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A Tale of Two Writers

ISSUE:  Winter 1996
The Life of William Faulkner. By Richard Gray. Blackwell. $29.95.
Erskine Caldwell: The Journey from Tobacco Road. By Dan B. Miller. Knopf. $3000

William Faulkner has proven to be a blue chip stock for literary critics over the past 50 years, while Erskine Caldwell has been accorded junk bond status. Faulkner won the Nobel Prize for literature in 1950, but Caldwell is known mainly for Tobacco Road, God’s Little Acre, and a slew of pulp paperbacks with salacious covers published in his twilight. These two Southern writers are the subjects of new books with vastly different approaches, which in turn perhaps gives a clue as to the disparity in their valuations.

Richard Gray’s The Life of William Faulkner is part of the Blackwell Critical Biographies series which includes other volumes on Geoffrey Chaucer, Samuel Johnson, Robert Browning, Joseph Conrad, and Walter Scott. In taking up textual moments of Faulkner and interpreting them, the book exhibits some expository strengths, such as in illustrating how the economic history of the South, specifically the dominance of cotton and the sharecropping system, connects to the motifs in his fiction. Faulkner’s final years are also well detailed without the gloss of sentiment, showing a sad vacantness to the man who had written himself dry and knew it, and spent his days fox hunting as an escape from modern times he did not fully understand.

Where Gray will lose much of the audience is in his prospecting of the Faulknerian mines for ore samples of purported higher meanings to examine under the microscope of contemporary literary theory, itself a complex instrument fashioned by a consortium of Bakhtin, Bourdieu, Althusser, Benjamin, Jameson, Goldmann, Kristeva, Lacan, and Foucault. Theorizing runs pretty much amok here as snippets and scenes from the novelist’s works are subjected to relentless conjectural overreaching and woolly Eurobabble. By way of the briefest of examples, Gray states that “. . .the feeling of guesswork . . . that attaches to nearly every story in Light in August is compounded by Faulkner’s use . . .of the strategy of partial disclosure. . . .” But we are assured that it isn’t a case of “. . . Faulkner merely intent on presenting language as an endless process of difference and absence: trying to show that, as Lacan puts it, “language is what hollows being into desire”.”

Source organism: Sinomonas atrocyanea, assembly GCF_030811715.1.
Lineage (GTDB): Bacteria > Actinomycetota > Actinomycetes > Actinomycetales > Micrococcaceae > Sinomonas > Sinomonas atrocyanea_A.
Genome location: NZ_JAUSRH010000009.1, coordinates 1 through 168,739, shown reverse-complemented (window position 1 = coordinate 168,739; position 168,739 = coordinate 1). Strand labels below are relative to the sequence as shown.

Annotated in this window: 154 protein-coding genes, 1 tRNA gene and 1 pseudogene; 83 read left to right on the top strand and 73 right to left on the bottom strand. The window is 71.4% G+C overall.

It is a shame that literary studies cannot take a lesson from the last few centuries of western philosophy, at least the Anglo-Austrian strain, which has favored empiricism and positivism as antidotes to speculative metaphysics. Instead of superimposing more systems of ideas on reality, philosophy became deflationary, emphasizing what could not be said or where propositions had to be circumscribed. Such limiting tendencies have made no impression on academic criticism, which gallops on with assertions that reach to the very skies of possibility without much attempt to offer proofs. Gray’s book on the whole makes for a thick and heavy stew of speculation, and only the most gluttonous of Faulkner acolytes will swallow it. In this I suppose its purpose is met: the manufacture of still another source to be cited by graduate students in papers. At the risk of dooming myself to the middlebrow circle of hell, I found an observation of Clifton Fadiman interesting: “Mr. Faulkner may stand in need of interpretation, but not interpreters. He has been backtracked to his origins, broken down into groups of symbols, divided into periods, mythologized to a fare-thee-well, and in general given the A 1 Kafka treatment.”

Faulkner’s rank is perhaps less attributable to the intrinsic merits of his work than to the fact that so much critical capital has been invested there, like some stock that rises because everyone has been buying it. But such securities inevitably enjoy only a limited run until market sanity catches up and brings them down to earth again.